Columbus police resorted to unusual steps this week to save the life of a local woman who was threatening to kill herself.
An officer used a Taser gun to subdue a 38-year-old woman who was cutting herself with a knife. Police had been alerted at 11:23 p.m. Tuesday through a local crisis hotline.
When three patrolmen entered an apartment east of Garland Brook Cemetery, they found the woman holding a knife to her neck, police department spokesman Lt. Matt Myers said.
Officers tried several times to persuade the woman to drop the knife, Myers said. But after she repeatedly refused to comply, Officer Clayton Nolting stunned the woman with his Taser, causing the knife to drop from her hand.
The woman was taken to Columbus Regional Hospital for a mental evaluation and later taken to the Bartholomew County Jail, according to a police report. She was released from the jail Friday morning after serving 48 hours.
Records show the legally disabled woman also was taken into custody last June for disorderly conduct and fighting. Myers said she has a history of mental illness and that her threat was likely a call for help.
She faces preliminary charges of disorderly conduct and resisting law enforcement. Her bond has been set at $8,500.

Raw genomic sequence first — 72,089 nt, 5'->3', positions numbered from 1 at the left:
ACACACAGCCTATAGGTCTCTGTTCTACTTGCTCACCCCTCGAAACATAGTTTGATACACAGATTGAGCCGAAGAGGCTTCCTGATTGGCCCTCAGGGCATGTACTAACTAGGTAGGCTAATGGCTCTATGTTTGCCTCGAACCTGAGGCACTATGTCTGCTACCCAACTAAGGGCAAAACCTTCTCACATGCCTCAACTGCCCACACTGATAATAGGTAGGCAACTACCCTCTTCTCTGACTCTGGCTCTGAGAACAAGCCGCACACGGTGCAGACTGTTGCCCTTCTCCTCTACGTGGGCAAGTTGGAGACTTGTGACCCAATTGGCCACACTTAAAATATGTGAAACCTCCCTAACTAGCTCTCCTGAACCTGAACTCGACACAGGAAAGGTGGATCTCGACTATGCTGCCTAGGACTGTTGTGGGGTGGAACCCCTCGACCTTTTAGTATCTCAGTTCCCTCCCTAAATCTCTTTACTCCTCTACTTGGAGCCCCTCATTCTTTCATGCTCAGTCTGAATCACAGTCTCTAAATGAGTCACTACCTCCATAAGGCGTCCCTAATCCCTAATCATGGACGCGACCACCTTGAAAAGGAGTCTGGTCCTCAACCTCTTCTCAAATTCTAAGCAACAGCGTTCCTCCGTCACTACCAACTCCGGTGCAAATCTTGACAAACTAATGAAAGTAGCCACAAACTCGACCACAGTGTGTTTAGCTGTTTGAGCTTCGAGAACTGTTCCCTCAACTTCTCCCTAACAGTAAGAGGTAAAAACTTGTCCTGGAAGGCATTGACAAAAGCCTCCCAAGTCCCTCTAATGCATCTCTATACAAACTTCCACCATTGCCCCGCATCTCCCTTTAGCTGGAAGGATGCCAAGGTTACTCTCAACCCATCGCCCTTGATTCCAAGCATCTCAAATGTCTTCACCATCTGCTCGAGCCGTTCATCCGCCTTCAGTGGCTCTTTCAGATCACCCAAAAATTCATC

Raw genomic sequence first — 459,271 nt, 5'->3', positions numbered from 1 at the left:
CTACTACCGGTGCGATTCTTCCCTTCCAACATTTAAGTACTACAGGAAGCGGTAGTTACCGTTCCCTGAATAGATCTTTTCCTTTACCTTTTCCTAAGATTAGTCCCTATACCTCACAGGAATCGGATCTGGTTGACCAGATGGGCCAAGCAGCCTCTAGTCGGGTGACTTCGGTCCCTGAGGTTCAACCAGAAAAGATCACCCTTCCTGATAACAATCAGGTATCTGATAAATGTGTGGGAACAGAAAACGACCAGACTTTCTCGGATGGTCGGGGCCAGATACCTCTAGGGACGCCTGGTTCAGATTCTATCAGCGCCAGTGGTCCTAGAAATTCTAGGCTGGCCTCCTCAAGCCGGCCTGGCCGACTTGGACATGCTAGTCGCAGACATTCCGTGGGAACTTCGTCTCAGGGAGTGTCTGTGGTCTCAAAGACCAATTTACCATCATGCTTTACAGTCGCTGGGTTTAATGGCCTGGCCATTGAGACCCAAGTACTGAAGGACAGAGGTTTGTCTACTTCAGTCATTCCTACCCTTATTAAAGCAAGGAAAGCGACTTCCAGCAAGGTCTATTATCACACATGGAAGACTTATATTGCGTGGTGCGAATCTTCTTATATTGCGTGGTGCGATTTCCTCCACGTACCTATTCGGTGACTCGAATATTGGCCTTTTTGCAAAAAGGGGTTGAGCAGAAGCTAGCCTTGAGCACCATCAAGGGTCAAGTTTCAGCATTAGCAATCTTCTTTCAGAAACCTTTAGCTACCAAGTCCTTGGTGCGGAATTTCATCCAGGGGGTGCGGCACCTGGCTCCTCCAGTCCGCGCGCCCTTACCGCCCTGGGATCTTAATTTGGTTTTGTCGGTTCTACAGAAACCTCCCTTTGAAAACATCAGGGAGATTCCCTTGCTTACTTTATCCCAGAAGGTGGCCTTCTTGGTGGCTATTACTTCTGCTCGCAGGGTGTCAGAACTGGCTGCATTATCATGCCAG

That was the second suicide call of the day to bring Columbus police officers into a tense situation. Five hours earlier, at 6:19 p.m., the department received an emergency call from a residence north of Cummins Plant One.
A woman said her intoxicated son had threatened to use car exhaust to kill himself by carbon monoxide poisoning, Myers said.
The family and police worked together to take duct tape and a hose from the despondent man and get him transported to Columbus Regional Hospital, Myers said.
Such cry-for-help scenarios have become more common in recent years. The number of suicide-threatening emergency calls in Bartholomew County have more than doubled during the past two years, from 91 in 2010 to 185 in 2012.
However, the actual number of people who have taken their own lives has remained fairly steady, Bartholomew County Coroner Larry Fisher said.
The gap between threatening calls and actual suicides indicates that more people in despair over burdens such as economic hardship or homelessness are actually calling for help rather than intending to take their own lives, said Columbus therapist Roger Brinkman of Centerstone, a behavioral health care facility.
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